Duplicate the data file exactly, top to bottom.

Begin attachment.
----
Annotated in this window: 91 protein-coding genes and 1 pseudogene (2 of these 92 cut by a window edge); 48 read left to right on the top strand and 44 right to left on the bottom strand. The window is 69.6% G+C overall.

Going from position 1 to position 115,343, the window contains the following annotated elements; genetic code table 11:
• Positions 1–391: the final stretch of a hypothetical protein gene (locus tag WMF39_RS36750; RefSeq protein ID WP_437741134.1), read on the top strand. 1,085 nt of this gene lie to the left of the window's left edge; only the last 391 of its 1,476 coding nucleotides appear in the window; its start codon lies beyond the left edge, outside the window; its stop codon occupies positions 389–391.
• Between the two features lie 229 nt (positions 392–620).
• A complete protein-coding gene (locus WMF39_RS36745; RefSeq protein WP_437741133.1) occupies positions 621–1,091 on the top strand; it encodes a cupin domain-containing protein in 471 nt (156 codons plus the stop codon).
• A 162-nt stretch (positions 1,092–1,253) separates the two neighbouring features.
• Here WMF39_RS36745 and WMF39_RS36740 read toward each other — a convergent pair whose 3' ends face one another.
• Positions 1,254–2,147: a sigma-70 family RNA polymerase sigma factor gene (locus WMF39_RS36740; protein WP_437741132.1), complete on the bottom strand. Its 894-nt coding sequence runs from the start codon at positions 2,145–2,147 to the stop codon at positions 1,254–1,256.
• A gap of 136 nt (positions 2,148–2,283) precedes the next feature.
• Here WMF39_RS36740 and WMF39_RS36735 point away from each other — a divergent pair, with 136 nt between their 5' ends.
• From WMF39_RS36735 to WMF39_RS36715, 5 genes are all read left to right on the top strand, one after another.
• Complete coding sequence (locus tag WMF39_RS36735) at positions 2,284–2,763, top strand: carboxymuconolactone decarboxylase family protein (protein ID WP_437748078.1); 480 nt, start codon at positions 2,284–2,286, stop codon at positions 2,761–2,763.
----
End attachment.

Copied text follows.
Annotated in this window: 91 protein-coding genes and 1 pseudogene (2 of these 92 cut by a window edge); 48 read left to right on the top strand and 44 right to left on the bottom strand. The window is 69.6% G+C overall.

Going from position 1 to position 115,343, the window contains the following annotated elements; genetic code table 11:
• Positions 1–391: the final stretch of a hypothetical protein gene (locus tag WMF39_RS36750; RefSeq protein ID WP_437741134.1), read on the top strand. 1,085 nt of this gene lie to the left of the window's left edge; only the last 391 of its 1,476 coding nucleotides appear in the window; its start codon lies beyond the left edge, outside the window; its stop codon occupies positions 389–391.
• Between the two features lie 229 nt (positions 392–620).
• A complete protein-coding gene (locus WMF39_RS36745; RefSeq protein WP_437741133.1) occupies positions 621–1,091 on the top strand; it encodes a cupin domain-containing protein in 471 nt (156 codons plus the stop codon).
• A 162-nt stretch (positions 1,092–1,253) separates the two neighbouring features.
• Here WMF39_RS36745 and WMF39_RS36740 read toward each other — a convergent pair whose 3' ends face one another.
• Positions 1,254–2,147: a sigma-70 family RNA polymerase sigma factor gene (locus WMF39_RS36740; protein WP_437741132.1), complete on the bottom strand. Its 894-nt coding sequence runs from the start codon at positions 2,145–2,147 to the stop codon at positions 1,254–1,256.
• A gap of 136 nt (positions 2,148–2,283) precedes the next feature.
• Here WMF39_RS36740 and WMF39_RS36735 point away from each other — a divergent pair, with 136 nt between their 5' ends.
• From WMF39_RS36735 to WMF39_RS36715, 5 genes are all read left to right on the top strand, one after another.
• Complete coding sequence (locus tag WMF39_RS36735) at positions 2,284–2,763, top strand: carboxymuconolactone decarboxylase family protein (protein ID WP_437748078.1); 480 nt, start codon at positions 2,284–2,286, stop codon at positions 2,761–2,763.